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March 09, 2014

A Key Insight from a Surprising Source (modified)

My intellectual differences with drug war supporters are rather basic: I think our failed effort to control commerce in alcohol via the 18th Amendment demonstrated the futility of trying to prohibit commerce in any desired commodity so convincingly that repeating the same experiment indefinitely with "drugs" (as our species now seems committed to do through UN treaty) has become either an act of insanity or criminal irresponsibility. However, global anarchy is such a daunting prospect, we are left with persuasion and a reliance on facts to change an obviously misguided policy.

To focus on a specific example, Sally Satel MD is an academic psychiatrist who has consistently supported the war on drugs. My first awareness of her position was a 1995 Op-ed on the evils of meth she had co-authored with Professor Mark Kleiman, then teaching Public Policy at Harvard (he has since moved to UCLA where he is considered such an authority on drug policy that Washington State hired him to advise them on how best to implement the "legalization" of cannabis!). The exclamation point indicates my surprise that Washington state officials could have been so unaware of Dr. Kleiman's prior opinions on cannabis, a subject he clearly knows little about.

On the same subject, I came across an item phrased so so vividly by Dr. Satel that I clicked on it and was rewarded with an insight that helped me understand an anomaly that had long puzzled me: how had our jails and prisons become so overcrowded with a population that had once been managed as inpatients in the nation's State Hospital system?

As often happens, just seeing a vexing question posed differently– especially when accompanied by a new fact- can jostle one's memory enough to supply an answer that had remained just out of reach, a process we call "insight." It quickly struck me that I hadn't known anything about the Community Mental Health Centers Act, (I'd had been assigned as a surgeon at a US Army hospital in Japan a few months before Kennedy's assassination in Dallas). An important consequence of that timing is that although he and LBJ clearly harbored strong opinions about the shortcomings of American Medical care, they could not have discussed their separate ideas in much detail before the assassination.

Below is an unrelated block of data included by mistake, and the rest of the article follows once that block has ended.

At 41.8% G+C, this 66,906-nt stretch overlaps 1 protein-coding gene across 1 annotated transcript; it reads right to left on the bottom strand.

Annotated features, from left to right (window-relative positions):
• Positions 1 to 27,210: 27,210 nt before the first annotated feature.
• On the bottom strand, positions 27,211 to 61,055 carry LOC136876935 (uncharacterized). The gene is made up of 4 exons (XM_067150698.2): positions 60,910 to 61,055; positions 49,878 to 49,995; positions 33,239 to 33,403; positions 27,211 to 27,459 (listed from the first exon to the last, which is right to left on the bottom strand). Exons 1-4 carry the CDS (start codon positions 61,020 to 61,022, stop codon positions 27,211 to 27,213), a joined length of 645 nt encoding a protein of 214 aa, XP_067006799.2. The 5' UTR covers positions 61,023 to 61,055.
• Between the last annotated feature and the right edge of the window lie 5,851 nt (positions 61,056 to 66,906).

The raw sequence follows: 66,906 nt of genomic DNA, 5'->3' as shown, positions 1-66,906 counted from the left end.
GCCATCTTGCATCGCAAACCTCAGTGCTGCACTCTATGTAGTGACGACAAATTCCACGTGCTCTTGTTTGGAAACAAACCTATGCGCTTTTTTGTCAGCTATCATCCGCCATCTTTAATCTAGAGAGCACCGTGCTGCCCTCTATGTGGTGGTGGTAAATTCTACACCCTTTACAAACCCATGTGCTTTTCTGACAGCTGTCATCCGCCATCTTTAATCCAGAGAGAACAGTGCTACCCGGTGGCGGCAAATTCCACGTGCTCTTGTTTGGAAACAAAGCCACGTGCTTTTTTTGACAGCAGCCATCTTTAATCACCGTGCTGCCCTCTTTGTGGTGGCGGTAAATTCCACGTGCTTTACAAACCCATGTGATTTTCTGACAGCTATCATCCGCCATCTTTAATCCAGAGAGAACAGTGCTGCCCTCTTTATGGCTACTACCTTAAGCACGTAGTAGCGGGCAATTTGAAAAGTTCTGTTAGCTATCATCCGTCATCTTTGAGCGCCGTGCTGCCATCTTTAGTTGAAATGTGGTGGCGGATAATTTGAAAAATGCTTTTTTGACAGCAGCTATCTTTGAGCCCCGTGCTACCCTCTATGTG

Thus, the tragedy of Oswald's personality disorder can be held accountable for yet anther another unknown outcome in addition to how JFK might have managed Vietnam. LBJ was clearly flummoxed by the war, we also know from the record he'd been deceived by MacNamara's "fog of war." We also know from the Cuban missile crisis that Kennedy– although clearly anti-communist– had been a master of urgent diplomacy who had– thankfully– allowed Nikita Kruschev, a way out after overplaying his hand.

In my opinion, Dr. Satel's frequently expressed opposition to the very idea that cannabis could be medicine is indicative of the logical flaw she still shares with Dr.Kleiman and a host of others: the belief that Richard Nixon's CSA was humane legislation deserving of intellectual respect.

Even more surprising is the illogical CSA's durability as federal law in the face of its wretched provenance and unfailingly poor results over its four decades as a global policy. New markets, often violent, for every new "substance" listed on Schedule one, not to mention the bloated US prison population Dr. Satel rightly complains about.

I will soon address her implied question: just how were asylum inmates converted so quickly into prison inmates between 1962 and 1972?

The answer to that question has such serious implications for the future of our species, that it deserves the careful consideration only an extended essay could begin to address supply. Indeed it goes right to the heart of the folly known as the "War on Drugs"

Doctor Tom

Posted by tjeffo at March 9, 2014 09:59 PM